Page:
As 40K grew into the monster it has become the need to have individuals that weren't battle winning heroes diminished so the need to make these kind of figures died off. It's easier to produce identikit plastic kits, let face it. There were occasionally characterful releases that harked back to the golden age. Necromunda had some great figures and the Last Chancers have some individuals that can be used in the same way.

Nowadays kitbashing plastics or converting is the best way to gain the individuality that we crave for our games and the work that people have been doing in the name of INQ28 (basically inquisitor using 28mm models) shows what is possible.

But still.

I wish I'd spent my pocket money a bit more wisely all those years ago.


  1. Brilliant post !
    I enjoyed and agreed every line of it. I've been chaisng Adventurers, hive gangers, pirates and mercenaries for the very reasons you describe and I suspect everyone does it for similar reasons.
    I had not realised that part about the pairs, My jaw jus tdropepd when I read and realised I had not noticed before...
    Last chancers are also one of th every last models with some recent IG officials which have this sort of vibe..

    Oh and You can't imagine how bad I feel about not buying those in th edays instead of picknig a little bit of everything... the sensei is basically the only one I have from that time and at the time I didn't fancy it much...
    The fact you can build stories around each of them is so true. every gang and warband I've collected for RT is build around one or more of those because just by looking at them, you already have the storyline writing itself...

    1. I do love this range soooo much! I have 18 of them that I have gathered almost accidentally, two of which I got in the last week for 99p each so there are still bargains to be had!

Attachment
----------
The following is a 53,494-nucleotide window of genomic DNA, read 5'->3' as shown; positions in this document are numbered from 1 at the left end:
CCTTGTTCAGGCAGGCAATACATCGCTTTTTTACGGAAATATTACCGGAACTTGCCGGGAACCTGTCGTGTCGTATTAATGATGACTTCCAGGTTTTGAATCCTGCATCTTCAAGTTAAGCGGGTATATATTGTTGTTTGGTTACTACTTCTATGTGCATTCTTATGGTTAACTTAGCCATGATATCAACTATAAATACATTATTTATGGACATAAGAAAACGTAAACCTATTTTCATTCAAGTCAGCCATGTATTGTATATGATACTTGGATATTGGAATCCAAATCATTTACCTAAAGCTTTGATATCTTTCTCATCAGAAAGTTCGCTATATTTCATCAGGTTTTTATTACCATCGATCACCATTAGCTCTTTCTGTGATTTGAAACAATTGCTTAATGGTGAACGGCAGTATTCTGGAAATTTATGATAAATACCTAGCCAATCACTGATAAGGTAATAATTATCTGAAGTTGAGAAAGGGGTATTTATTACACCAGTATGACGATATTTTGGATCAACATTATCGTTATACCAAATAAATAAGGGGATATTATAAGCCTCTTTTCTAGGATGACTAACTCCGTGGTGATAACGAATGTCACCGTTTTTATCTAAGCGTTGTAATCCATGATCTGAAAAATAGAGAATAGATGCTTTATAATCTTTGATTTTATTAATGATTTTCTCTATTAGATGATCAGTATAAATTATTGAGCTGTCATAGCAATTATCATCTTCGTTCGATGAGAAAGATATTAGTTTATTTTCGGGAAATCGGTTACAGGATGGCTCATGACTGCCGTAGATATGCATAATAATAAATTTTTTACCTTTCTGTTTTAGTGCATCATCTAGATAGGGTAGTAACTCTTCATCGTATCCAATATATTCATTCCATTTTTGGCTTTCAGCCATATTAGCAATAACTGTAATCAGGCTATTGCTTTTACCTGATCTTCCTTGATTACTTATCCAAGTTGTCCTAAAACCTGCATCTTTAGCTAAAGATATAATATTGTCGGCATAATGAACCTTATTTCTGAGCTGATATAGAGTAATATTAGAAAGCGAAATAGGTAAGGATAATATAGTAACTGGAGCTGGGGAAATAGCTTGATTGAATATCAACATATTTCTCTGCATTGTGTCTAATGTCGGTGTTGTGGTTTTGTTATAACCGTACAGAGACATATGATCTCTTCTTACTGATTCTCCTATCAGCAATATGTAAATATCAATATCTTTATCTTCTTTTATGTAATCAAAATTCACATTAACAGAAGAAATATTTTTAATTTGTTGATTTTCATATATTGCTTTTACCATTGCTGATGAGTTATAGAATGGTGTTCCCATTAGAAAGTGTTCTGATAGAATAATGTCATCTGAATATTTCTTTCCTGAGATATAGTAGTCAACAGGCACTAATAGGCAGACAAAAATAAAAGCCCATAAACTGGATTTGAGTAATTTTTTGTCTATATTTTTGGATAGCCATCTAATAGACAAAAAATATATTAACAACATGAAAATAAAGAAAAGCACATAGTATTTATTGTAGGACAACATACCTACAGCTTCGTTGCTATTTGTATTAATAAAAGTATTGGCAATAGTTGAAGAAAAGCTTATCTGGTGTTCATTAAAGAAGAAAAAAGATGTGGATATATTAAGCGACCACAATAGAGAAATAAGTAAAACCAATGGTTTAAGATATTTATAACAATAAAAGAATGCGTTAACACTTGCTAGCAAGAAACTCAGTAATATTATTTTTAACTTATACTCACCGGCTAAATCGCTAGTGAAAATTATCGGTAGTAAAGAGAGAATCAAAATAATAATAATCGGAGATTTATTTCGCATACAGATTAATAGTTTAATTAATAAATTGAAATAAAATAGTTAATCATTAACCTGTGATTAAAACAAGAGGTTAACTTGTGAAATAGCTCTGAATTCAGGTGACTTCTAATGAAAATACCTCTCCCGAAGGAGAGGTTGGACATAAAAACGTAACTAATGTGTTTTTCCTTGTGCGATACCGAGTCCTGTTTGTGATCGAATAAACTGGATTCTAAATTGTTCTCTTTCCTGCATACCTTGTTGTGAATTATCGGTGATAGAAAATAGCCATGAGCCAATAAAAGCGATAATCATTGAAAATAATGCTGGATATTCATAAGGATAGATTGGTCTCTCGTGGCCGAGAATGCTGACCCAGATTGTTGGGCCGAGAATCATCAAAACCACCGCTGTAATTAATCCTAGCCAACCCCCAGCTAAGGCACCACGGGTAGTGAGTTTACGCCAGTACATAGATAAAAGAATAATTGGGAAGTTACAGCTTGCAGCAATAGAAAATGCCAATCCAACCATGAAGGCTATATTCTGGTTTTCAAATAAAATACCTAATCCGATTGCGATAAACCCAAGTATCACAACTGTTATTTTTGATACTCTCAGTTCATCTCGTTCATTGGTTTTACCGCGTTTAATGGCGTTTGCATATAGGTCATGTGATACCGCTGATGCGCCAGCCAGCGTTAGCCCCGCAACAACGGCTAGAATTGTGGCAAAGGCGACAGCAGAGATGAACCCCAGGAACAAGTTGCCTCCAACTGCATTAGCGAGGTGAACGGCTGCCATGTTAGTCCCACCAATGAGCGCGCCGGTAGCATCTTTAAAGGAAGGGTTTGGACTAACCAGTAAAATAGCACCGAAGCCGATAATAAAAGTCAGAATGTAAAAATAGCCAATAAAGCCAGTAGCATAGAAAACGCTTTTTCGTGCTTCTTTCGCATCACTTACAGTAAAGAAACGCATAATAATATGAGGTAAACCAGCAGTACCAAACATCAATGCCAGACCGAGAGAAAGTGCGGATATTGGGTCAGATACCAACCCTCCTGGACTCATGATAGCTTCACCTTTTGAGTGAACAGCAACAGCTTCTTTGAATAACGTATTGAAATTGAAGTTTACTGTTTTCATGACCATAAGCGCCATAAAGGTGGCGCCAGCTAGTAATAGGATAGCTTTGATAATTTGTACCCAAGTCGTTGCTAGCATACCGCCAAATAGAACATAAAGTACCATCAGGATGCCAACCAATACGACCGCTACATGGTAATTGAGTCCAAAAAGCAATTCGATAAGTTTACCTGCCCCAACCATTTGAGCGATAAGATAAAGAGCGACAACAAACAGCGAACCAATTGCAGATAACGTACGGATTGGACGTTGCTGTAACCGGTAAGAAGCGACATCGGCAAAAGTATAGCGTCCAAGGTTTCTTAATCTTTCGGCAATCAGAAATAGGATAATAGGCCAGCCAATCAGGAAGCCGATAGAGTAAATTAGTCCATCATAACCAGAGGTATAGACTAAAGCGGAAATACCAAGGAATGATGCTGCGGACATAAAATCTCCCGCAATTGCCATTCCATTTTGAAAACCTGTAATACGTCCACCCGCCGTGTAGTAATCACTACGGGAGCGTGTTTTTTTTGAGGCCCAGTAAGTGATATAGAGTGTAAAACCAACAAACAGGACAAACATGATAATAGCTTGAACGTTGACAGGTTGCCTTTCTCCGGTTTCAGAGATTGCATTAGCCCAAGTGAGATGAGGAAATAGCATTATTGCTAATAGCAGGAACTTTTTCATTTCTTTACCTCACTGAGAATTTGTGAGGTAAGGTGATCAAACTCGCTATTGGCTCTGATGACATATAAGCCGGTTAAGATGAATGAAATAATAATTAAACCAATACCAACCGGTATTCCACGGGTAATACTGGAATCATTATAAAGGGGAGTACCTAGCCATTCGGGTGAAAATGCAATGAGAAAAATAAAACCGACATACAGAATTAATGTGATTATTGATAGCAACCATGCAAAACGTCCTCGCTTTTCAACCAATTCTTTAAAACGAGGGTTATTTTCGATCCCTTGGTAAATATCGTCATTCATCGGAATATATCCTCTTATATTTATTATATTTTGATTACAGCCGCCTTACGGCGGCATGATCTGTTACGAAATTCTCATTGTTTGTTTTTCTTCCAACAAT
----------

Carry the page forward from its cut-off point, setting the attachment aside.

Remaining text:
2. I got a Ventolin, a Space Pirate and a Punk in a trade that landed on my desk this morning in fact. Very pleasing. I still only have a small fraction of those ranges, but I have started painting them more regularly. I hope to have all of the Adventurers that I own painted before the end of the year, but I will have to see how than plan pans out.

    I bought a few from Mail Order in the 90s with the plan if using them as VIPs and other scenario types in Necromunda. I toyed with buying more at the time, but always ended up buying some other stuff instead. Ho hum.

    I have ten of the Iron Claw guys, but would really like to get the full compliment before I start painting them. Some day. I wont pay idiotic Ebay prices for them though.

    The Last Chancers is a good example of a more modern set (still available too IIRC, but not for long I suspect) that has some of the charm that the Adventurers/Pirates/Mercs/Timescape guys had.

    The closest to a spiritual successor to these sets released recently (well a decade ago. Sheesh, Im pushing on...) is the various Inquisitorial retinue boxes that came out in 2003 or so. Loads of great old future dark age weirdos ripe for story building. Not as much RPG like variation as the older ranges of course, but they do scratch a similar itch for me.

  3. Another range I was blissfully unaware of. Somehow I still resist the urge to trawl ebay.

  4. I used to drool over the pages of my white dwarves looking at these minis. I think even my young teenaged self was more interested in the characterful minis like these rather than the armies “Everyone” else was collecting. Unfortunately, none of my mates had the same opinions, so I did what young easily lead minds do and followed suit and collected an “army” too. I do have some Talisman minis though as that game really was fun and the card characters weren’t half as “Cool” as the metal counterparts. Shame my pocket money was only a pound a week and my burgeoning interest in my hobby had to contend with comics, sweets and footie stickers. :)

  5. Yeah, I too never thought much of the adventurers back in the day. I've got a few of them now, though I'd still like to get hold of a scientist & an astropath one day.

    Great article there Whiskey :)

  6. Cheers chaps, I reckon it's one range that has never been repeated or revisited, just a strange little scifi aberration that hinted at a direction the 40K never followed.